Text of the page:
Don’t forget to scroll down to appropriate audio episode.
Who painted these pictures on the walls of night’s cave?
This grayish hand, fingers flexed, outlined in black soot,
that deer dancing, those bears, horses, bison, running?
Did they come from nowhere, plucked from nothing but
the artist’s memories of what he saw as the ice age faded
and heat and warmth returned to warm his world? Drawn
from life, without doubt. Unless these Neanderthals were
truly creating art from a literal vacuum with nothing new
invented since according to Picasso. And he should know.
Imagine them as sounds, as letters from distant relatives,
as colored vowels scored on the blocks of a child’s first
alphabet set. Sit and stare. Watch flames flitter over
sharp shapes. See life enter the drawings as flimsy
light flickers over the cave walls’ dips and bumps.
Once seen, never forgotten. Not just the paintings, but also
the clammy cave damp, the red hanky draped over a pocket torch
to imitate firelight, the drip of water, slow growth of limestone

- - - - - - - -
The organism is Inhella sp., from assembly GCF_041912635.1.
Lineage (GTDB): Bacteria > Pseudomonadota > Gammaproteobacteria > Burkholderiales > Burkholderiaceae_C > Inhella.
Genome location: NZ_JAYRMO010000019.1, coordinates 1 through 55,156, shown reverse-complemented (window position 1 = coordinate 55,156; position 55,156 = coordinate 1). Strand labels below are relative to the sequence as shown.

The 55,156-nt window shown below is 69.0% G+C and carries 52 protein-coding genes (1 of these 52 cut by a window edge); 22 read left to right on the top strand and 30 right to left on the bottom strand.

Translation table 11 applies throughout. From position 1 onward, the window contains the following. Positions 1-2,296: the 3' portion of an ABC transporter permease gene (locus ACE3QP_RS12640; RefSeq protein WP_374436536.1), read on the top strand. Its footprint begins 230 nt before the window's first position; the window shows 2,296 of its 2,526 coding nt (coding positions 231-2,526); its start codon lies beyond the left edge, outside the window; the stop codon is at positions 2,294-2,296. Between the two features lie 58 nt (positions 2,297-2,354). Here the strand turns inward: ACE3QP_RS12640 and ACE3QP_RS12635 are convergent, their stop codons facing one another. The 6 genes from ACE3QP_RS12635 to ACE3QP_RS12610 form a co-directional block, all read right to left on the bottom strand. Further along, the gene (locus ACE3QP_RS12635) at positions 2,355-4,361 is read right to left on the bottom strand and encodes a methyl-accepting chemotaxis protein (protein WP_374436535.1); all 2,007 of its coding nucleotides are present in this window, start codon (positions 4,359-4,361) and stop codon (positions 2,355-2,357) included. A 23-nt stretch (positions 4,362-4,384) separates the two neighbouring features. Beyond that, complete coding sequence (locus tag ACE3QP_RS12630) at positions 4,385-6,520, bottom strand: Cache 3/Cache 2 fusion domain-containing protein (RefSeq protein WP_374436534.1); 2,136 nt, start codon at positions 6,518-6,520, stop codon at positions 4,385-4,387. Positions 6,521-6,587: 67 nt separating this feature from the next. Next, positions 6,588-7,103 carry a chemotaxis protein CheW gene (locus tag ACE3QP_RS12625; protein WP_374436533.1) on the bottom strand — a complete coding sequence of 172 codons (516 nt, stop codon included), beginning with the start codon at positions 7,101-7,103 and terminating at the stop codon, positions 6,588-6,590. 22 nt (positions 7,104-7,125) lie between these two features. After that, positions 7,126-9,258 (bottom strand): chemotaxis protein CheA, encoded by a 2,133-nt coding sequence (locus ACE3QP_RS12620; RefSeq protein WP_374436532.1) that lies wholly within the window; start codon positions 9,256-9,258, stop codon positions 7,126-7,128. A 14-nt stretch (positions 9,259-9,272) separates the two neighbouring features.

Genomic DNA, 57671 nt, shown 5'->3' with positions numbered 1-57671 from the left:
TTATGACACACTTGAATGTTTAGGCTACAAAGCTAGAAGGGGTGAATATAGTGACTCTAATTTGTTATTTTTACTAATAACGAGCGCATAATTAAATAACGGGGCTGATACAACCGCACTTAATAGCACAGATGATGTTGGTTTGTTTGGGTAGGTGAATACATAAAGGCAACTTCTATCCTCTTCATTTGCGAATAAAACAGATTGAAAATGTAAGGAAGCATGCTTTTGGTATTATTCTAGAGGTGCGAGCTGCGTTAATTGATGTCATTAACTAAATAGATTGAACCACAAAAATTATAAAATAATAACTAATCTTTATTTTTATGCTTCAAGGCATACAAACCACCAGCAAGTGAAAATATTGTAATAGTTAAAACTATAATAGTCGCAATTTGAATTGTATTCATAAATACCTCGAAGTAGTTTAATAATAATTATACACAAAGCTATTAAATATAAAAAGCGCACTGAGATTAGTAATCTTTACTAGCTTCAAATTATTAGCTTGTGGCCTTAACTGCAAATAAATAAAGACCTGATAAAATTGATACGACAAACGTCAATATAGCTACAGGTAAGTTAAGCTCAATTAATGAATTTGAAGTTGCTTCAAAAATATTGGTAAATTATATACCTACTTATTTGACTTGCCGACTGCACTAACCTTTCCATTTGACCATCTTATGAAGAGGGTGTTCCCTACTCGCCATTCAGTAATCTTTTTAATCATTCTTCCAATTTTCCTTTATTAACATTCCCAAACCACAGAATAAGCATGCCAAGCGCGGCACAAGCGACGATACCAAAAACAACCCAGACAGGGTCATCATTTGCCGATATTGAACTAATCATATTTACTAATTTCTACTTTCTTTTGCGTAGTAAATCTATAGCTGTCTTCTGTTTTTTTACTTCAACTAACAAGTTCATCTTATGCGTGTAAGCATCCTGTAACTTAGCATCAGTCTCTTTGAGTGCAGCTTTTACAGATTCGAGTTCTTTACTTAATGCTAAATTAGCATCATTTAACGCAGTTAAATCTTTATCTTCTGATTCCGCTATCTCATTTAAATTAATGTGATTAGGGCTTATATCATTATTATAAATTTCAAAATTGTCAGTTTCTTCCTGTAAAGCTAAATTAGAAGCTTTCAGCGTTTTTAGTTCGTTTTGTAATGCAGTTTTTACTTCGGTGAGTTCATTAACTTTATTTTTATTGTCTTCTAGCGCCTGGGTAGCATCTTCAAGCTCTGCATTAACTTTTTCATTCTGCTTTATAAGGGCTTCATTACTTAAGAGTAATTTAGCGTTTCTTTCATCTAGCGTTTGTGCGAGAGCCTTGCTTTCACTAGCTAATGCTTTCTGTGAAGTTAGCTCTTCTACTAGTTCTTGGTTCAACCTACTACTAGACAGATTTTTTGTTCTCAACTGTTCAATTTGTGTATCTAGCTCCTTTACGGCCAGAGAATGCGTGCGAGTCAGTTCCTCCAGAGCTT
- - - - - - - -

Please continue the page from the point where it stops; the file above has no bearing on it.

deposits growing into stalagmite and stalactite. Such things
flit in and out of my mind like owls or bats, drop in on my sleep
wake me with predatory beaks and claws, calling for my skull’s shut
doors to open wide, to let them in, and to bring them back to life.
Comment: The picture comes from an ash-tray my parents bought at the Cuevas de Altamira, in Santillana del Mar (Cantabria, Santander as it was known then) in 1963. We visited many cave sites in Cantabria including Puente Viesgo, where we saw the sooty hands. Back then, the caves had only just been opened. At Altamira, a young lady came to greet us. We asked her if we might view the caves and she whistled loudly. Her husband came down from the fields where he was working. He took a large iron key from his pocket, opened a huge door set in the rock, and in we went. One light bulb illumined the inner chamber. Only a small segment had been dug out. We reclined on a rocky bank. He doused the electric light, took a torch from his pocket, and covered it with a red pocket handkerchief. He moved this back and forth to imitate firelight and immediately the whole wall came to life and the animals moved in the flickering light. Pure magic. Unforgettable. We were the only people there. Four of us. A few years later, you had to book an appointment and a place. Within six years, the caves were closed as the heat of human bodies raised the cave temperatures and caused the paintings to deteriorate. I was so fortunate, so privileged, to see those paintings in what was almost their pristine state. In 1991, I visited the facsimile of the caves built in Madrid. I paid my money, went in, sat down, and came out crying for all those things we had lost, for all that beauty that had been denied.